(CBS4) – Despite a conflict between the federal government and the state of Colorado over badly-needed medical equipment during the coronavirus pandemic, the state’s hospitals appear to be ready to share supplies between facilities. Hospital officials don’t expect facilities will attempt to out-maneuver one another for resources like has happened at the government level. But if the rate of spread of the COVID-19 virus ramps up and hospitals fill up, those plans could change.
“The next two weeks will be telling,” said Julie Lonborg, Senior Vice President of Colorado Hospital Association, told CBS4. “If we continue to see the volume of patients coming in that we have in the last weeks, we will be challenged to keep up with space, supplies, and staff. Hospitals have added capacity, but we really need to flatten the curve as well.
“If we manage to flatten the curve, we hope to be OK.”
Flattening the curve, she admits, is directly connected to people respected the advice of health departments and the governor’s stay-at-home order.
“We know we can’t expand capacity enough,” Lonborg said, “if people don’t stay at home.”
Colorado’s prospects are mixed. Some data shows Colorado’s cases on a steady, predictable climb. However, Dr. Deborah Birx, coordinator of the White House’s coronavirus task force, said last week that Colorado is among those states on the verge of an upswing in mortalities.
As well, Gov. Jared Polis’s request last Thursday to Vice President Mike Pence for supplies was unmistakably urgent.
“We are facing a crisis-level shortage of these essential supplies to protect our health care workers and first responders,” he wrote. “Colorado’s COVID-19 death rate is rising faster than any other state right now.”
Friday night, Polis went on CNN to say Colorado’s order for 500 ventilators and other supplies had been canceled by the manufacturer – because the items were being bought by the Federal Emergency Management Agency.
“Either be in or out,” Polis told CNN’s Don Lemon. “We can’t compete against our own federal government, so either work with us, or don’t do anything at all. But this middle ground where they’re buying stuff out from under us and not telling us what we’re going to get, that’s really challenging to manage our hospital surge and our safety of our health care workers in that kind of environment.”
“Really disappointed,” Lonborg reacted. “It would be wonderful if we had great coordination at the federal level. That’s frustrating.”
The Associated Press reported Saturday other problems in private sector, too, where some physicians were reporting N95 masks which normally sell for less than a dollar were marked up to $10 a piece.
But Lonborg said pricing of equipment and supplies is not as much an issue for Colorado’s hospitals as access.
“What’s more concerning is if we can’t get them,” she said.
That is not a problem at this point for the UCHealth hospitals, according to spokesperson Paula Freund.
“While we have seen some exorbitant prices being quoted for masks,” Freund said, “we have not had to pay those prices. Our supply chain has contracts with many national suppliers, and we continue to get shipments of the supplies we need. At this time, we have adequate inventories of PPE (personal protective equipment) including masks, gloves, etc., and all of our staff and providers have the equipment they need to stay safe and to provide safe care for our patients.”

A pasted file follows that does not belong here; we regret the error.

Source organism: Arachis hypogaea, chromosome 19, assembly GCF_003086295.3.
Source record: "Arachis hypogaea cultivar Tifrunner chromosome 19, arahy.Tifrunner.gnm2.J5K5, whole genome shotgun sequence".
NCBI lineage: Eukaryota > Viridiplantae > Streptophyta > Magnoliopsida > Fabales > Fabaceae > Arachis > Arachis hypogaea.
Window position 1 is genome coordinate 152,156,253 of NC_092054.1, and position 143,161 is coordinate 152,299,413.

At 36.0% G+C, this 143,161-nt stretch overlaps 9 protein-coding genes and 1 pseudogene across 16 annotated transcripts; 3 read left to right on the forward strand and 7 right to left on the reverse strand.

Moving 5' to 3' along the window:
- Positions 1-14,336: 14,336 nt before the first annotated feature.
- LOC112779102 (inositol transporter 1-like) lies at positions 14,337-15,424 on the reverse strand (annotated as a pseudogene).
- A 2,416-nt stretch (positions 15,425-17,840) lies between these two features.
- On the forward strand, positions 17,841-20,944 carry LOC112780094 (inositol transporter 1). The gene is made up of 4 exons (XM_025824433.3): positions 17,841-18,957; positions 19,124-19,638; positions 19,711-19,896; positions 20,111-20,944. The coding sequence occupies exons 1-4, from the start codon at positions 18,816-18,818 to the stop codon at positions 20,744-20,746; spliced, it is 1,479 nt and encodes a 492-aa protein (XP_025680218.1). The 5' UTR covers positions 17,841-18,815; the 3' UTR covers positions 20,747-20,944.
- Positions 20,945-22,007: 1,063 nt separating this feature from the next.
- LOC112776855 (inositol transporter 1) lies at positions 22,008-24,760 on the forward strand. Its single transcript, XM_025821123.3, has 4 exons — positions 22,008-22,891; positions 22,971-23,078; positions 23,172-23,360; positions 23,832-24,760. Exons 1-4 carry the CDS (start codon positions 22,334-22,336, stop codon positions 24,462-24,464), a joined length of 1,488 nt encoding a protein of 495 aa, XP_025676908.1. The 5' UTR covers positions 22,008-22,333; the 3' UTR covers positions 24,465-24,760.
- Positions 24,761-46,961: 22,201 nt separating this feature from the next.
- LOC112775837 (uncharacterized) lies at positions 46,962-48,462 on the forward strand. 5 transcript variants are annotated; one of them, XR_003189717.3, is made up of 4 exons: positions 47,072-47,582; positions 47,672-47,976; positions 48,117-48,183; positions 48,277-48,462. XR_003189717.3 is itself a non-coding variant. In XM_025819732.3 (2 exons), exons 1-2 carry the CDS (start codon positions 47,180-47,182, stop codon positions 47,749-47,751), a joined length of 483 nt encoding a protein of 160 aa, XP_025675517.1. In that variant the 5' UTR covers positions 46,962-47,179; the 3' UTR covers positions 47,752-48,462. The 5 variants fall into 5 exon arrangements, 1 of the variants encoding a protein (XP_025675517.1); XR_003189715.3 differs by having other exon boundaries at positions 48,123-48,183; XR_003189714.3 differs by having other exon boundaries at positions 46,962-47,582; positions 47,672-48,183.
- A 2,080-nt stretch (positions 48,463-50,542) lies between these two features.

Lonborg predicted no competition would develop between Colorado’s hospitals for resources, if the number of cases remains manageable.
“I will counter that it will set off a chain of cooperation like we’ve never seen,” she said. “We know how to do this in Colorado. We know how to do this across the nation. We talk.”
A new discussion is taking place this week, Lonborg added. Until recently, hospital staff did not foresee a potential shortage in certain sedatives and pain relievers.
“A week ago we weren’t talking about medications,” she said.
Sunday, state agencies enacted protocols for hospitals in the event that the number of critical care patients exceeds the number of ICU (intensive care unit) beds. Hospitals were instructed with specific staffing for triage teams. Those teams were given rigid requirements for the considerations they should weigh – future availability of life-saving supplies, severity of illness, likelihood of survival – when making life-or-death decisions about patients. Also mandated was what those teams should not consider – ethnicity, immigration status, gender identity, and criminal history, among others.
Currently, Lonborg said, hospitals are learning that the most ill COVID-19 patients are requiring much longer stays on ventilators and in hospitals than doctors had expected. That is a troubling fact as hospital staff eye a possible increase in the number of incoming patients. Possibly many more.
“Hopefully there will be enough time between spikes in the bigger cities that equipment and supplies can be deployed,” she said. “Right now we’re just trying to keep everyone who is working (in hospitals) healthy. That is an uphill battle.”